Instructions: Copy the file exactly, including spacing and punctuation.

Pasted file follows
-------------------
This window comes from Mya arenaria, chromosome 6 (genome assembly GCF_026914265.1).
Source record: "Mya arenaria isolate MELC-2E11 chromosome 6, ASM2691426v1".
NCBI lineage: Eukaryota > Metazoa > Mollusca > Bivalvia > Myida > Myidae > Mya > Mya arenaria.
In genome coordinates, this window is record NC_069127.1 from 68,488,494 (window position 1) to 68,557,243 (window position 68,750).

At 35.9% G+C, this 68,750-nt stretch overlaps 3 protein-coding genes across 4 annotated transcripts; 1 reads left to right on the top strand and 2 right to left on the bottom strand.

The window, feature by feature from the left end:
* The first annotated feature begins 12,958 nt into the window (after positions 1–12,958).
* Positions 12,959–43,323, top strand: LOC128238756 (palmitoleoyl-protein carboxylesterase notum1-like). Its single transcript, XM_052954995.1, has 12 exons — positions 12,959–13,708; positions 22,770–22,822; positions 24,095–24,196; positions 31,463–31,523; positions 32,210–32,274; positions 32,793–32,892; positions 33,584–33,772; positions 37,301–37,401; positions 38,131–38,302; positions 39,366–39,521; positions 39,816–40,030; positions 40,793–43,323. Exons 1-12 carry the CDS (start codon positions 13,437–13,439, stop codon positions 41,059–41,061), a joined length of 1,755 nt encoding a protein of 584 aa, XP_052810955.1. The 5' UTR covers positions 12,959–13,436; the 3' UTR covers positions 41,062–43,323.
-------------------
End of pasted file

This window comes from Mya arenaria, chromosome 6 (genome assembly GCF_026914265.1).
Source record: "Mya arenaria isolate MELC-2E11 chromosome 6, ASM2691426v1".
NCBI lineage: Eukaryota > Metazoa > Mollusca > Bivalvia > Myida > Myidae > Mya > Mya arenaria.
In genome coordinates, this window is record NC_069127.1 from 68,488,494 (window position 1) to 68,557,243 (window position 68,750).

At 35.9% G+C, this 68,750-nt stretch overlaps 3 protein-coding genes across 4 annotated transcripts; 1 reads left to right on the top strand and 2 right to left on the bottom strand.

The window, feature by feature from the left end:
* The first annotated feature begins 12,958 nt into the window (after positions 1–12,958).
* Positions 12,959–43,323, top strand: LOC128238756 (palmitoleoyl-protein carboxylesterase notum1-like). Its single transcript, XM_052954995.1, has 12 exons — positions 12,959–13,708; positions 22,770–22,822; positions 24,095–24,196; positions 31,463–31,523; positions 32,210–32,274; positions 32,793–32,892; positions 33,584–33,772; positions 37,301–37,401; positions 38,131–38,302; positions 39,366–39,521; positions 39,816–40,030; positions 40,793–43,323. Exons 1-12 carry the CDS (start codon positions 13,437–13,439, stop codon positions 41,059–41,061), a joined length of 1,755 nt encoding a protein of 584 aa, XP_052810955.1. The 5' UTR covers positions 12,959–13,436; the 3' UTR covers positions 41,062–43,323.